face”, to quote the song. Tom Ellis also put in a very good performance as Curtis/Hillie,
the squirming, guilt-ridden Jewish homosexual who was too afraid of life to try a
real human relationship (did I mention that the plot is hackneyed?). This could so
easily have been treated as a stereotype, but Tom gave it the human edge that was
missing from the script.
The other performances were all good, but they battled against the tired writing.
The play may have resonated with theatre-goers in Broadway, but it is just too culturally
distant from British experience to press the contextual buttons that the writer,
Nicky Silver, clearly relied on.
A venue problem was the seating: I joked with my students beforehand that theatre
seats are designed to be uncomfortable, but the benches at the Menier were a little
extreme. The bench design was itself good, and the legroom was very generous; but
the number of punters they tried to get onto each bench was excessive. Philip spent
his time with only his right buttock seated. I suppose that, in terms of bums on
seats, he counts as half.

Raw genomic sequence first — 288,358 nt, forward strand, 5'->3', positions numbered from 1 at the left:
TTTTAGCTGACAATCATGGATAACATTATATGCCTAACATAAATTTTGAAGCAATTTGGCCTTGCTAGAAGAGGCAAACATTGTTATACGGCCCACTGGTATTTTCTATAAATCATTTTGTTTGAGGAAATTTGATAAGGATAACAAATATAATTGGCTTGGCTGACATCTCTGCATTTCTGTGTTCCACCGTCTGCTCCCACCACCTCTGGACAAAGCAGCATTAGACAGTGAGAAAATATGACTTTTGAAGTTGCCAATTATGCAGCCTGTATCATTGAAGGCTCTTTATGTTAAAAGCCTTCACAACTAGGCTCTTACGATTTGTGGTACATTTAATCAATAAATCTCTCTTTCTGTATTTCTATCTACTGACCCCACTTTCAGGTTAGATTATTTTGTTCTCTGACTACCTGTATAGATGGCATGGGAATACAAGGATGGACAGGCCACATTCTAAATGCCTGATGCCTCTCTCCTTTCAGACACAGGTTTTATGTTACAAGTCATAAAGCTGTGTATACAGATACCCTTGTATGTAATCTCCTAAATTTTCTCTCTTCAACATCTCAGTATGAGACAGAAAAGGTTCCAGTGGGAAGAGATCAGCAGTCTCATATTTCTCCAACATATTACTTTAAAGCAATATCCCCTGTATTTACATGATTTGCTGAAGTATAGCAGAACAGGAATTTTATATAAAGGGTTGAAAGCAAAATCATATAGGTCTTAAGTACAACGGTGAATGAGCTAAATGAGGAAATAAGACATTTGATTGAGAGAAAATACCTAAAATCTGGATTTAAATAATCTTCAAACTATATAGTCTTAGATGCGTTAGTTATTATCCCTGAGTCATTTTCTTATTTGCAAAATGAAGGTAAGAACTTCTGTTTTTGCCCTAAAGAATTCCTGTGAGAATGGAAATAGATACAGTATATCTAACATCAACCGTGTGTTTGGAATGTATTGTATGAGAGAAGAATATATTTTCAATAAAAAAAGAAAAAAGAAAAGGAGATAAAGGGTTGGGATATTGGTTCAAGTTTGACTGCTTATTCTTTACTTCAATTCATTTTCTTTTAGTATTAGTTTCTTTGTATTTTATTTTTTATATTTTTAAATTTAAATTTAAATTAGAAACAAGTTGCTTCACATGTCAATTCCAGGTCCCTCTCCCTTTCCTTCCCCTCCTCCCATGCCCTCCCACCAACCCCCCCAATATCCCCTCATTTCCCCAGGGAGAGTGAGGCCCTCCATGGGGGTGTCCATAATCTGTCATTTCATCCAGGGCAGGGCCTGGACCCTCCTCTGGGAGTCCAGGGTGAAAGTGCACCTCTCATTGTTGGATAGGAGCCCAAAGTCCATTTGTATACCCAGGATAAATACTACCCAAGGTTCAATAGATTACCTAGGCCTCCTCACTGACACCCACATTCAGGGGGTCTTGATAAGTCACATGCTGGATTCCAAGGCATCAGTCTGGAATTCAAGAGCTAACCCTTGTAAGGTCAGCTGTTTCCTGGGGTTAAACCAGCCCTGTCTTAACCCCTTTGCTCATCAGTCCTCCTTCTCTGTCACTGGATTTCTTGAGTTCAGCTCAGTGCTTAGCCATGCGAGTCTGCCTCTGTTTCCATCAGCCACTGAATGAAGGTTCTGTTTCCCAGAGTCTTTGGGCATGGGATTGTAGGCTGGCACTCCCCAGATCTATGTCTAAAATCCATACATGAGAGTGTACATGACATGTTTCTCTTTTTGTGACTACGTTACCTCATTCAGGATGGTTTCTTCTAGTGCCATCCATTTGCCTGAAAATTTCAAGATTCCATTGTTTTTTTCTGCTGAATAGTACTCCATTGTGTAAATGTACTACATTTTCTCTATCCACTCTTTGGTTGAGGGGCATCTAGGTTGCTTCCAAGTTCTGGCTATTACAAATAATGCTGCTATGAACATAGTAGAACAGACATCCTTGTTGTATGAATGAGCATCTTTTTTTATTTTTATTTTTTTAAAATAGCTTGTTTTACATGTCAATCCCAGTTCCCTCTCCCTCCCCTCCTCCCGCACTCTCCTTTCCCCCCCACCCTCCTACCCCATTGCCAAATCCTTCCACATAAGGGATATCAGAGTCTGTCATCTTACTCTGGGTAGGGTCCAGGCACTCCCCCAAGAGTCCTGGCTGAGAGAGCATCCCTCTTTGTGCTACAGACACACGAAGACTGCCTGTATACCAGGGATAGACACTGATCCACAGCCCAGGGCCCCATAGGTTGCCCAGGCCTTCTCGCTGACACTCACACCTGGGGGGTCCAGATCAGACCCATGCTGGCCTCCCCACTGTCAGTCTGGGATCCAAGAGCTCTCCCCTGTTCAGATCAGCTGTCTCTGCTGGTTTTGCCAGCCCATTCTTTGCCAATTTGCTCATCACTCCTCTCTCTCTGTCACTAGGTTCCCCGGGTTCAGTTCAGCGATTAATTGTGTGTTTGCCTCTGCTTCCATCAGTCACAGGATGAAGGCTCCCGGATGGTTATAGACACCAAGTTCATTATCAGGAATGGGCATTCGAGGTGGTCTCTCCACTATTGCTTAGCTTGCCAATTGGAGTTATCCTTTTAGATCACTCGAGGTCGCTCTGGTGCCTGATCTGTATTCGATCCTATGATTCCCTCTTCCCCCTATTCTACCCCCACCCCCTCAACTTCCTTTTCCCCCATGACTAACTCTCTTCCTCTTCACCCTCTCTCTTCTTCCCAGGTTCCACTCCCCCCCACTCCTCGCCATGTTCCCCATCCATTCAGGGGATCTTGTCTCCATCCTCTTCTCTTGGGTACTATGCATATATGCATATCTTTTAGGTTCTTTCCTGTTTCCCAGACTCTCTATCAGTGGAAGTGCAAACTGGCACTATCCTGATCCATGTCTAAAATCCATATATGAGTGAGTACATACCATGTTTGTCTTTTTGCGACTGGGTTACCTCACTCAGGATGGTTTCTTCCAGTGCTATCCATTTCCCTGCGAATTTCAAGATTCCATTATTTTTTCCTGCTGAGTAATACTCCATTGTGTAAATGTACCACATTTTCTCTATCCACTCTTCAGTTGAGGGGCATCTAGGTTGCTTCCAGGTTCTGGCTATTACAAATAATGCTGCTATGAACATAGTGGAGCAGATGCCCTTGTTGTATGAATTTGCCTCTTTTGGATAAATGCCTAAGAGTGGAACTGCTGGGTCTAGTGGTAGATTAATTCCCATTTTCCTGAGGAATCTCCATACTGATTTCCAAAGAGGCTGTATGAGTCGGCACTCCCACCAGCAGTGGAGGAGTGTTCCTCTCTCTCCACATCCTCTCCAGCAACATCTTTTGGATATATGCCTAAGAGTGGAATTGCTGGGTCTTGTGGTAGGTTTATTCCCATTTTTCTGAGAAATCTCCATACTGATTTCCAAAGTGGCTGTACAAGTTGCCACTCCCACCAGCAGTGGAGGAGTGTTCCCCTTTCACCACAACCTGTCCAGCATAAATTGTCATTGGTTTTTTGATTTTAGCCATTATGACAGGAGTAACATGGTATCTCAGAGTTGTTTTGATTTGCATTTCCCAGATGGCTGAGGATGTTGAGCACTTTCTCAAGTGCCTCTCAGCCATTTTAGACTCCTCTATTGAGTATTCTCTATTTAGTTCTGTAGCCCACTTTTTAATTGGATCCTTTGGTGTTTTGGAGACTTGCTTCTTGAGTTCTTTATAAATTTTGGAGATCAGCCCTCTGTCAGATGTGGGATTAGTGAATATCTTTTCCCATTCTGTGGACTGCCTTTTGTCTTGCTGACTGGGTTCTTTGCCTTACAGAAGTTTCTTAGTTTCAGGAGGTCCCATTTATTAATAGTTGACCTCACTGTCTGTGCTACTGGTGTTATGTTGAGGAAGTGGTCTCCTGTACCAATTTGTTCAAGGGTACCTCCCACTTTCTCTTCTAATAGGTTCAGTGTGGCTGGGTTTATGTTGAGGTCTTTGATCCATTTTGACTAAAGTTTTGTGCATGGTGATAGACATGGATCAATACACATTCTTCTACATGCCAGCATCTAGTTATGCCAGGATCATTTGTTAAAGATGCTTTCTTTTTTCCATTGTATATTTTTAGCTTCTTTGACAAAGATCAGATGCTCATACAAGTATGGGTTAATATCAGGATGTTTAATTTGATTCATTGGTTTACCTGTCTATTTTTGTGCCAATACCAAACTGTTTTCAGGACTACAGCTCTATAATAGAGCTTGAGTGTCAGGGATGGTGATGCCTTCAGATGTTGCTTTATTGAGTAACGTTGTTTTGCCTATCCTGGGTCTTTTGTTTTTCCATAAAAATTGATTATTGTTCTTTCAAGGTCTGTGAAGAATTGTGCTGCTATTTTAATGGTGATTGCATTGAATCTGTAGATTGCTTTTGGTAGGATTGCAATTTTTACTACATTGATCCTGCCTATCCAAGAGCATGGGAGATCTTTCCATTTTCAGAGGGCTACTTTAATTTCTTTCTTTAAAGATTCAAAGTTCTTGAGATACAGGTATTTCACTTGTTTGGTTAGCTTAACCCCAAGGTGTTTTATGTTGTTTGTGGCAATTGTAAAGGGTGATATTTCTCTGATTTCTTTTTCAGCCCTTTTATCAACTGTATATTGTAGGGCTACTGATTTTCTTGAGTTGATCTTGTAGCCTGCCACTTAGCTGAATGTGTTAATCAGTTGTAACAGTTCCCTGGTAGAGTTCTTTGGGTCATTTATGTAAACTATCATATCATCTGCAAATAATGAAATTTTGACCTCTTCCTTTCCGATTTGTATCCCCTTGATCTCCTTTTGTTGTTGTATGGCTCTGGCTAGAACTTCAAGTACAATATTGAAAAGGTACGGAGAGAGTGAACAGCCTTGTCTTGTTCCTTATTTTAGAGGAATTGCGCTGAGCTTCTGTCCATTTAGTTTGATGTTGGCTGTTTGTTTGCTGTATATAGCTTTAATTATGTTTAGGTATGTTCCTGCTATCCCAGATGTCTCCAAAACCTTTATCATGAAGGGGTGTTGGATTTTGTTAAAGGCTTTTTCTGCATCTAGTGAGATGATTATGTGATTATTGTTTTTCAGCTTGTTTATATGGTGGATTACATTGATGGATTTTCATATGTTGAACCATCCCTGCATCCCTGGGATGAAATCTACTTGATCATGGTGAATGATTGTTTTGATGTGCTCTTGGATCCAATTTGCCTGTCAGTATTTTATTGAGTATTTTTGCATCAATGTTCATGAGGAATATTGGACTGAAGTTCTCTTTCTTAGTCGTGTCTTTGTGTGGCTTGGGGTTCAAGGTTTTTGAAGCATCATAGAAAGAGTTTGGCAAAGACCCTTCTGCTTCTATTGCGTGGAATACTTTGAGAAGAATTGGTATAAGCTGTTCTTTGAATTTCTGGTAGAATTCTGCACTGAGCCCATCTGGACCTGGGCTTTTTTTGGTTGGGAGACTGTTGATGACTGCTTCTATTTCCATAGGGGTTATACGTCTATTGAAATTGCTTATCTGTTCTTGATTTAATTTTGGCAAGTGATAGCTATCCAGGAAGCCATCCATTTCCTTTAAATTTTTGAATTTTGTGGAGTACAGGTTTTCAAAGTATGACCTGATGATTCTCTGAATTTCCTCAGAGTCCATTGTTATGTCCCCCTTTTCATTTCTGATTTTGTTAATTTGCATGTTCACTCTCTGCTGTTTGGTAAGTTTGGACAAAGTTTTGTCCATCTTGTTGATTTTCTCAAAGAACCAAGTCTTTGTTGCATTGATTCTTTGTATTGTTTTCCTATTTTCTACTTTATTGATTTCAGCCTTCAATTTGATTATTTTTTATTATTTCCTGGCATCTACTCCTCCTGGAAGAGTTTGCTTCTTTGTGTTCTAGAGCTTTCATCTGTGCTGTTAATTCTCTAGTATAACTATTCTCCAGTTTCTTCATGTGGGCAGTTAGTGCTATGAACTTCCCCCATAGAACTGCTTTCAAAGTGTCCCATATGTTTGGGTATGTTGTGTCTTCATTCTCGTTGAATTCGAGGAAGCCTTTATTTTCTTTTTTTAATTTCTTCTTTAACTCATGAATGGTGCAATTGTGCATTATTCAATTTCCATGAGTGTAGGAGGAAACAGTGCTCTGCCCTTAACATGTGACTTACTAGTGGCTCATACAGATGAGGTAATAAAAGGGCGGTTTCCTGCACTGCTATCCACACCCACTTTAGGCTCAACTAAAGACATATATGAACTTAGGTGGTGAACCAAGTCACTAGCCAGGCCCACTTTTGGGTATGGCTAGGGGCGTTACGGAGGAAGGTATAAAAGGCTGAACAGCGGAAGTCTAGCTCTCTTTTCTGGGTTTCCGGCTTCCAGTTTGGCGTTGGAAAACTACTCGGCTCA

Can I recommend this production? Probably not to people like me, who only have patience
for the best shows; but if you just enjoy going to the theatre then it’s another
night out. However, perhaps wait until it transfers to a theatre with seats.
The picture shows the Shard from outside the Menier - the London skyline gets ever-more
1 October 2013
Today we paid a visit to Hall Place in Bexleyheath, a Tudor manor house with Stuart
extensions. The grounds are attractive, even this late in the season; and the topiary
lawn with the Queen’s beasts is worth seeing by itself. The things that can be done
with yew, box and and a pair of nail scissors!
We had lunch and afternoon tea in the tea rooms, and the food and service was very
acceptable - the chocolate cake, with a 1cm of Belgian chocolate on top, would have
left even Henry VIII saying “full as an egg”!
The site was rescued from the benighted locally elected vandals, Bexley Council (who
saw an urgent need for another supermarket) and is available for functions. See http://www.bexleyheritagetrust.org.uk/hallplace/
for more information about the house and gardens. Well worth a visit.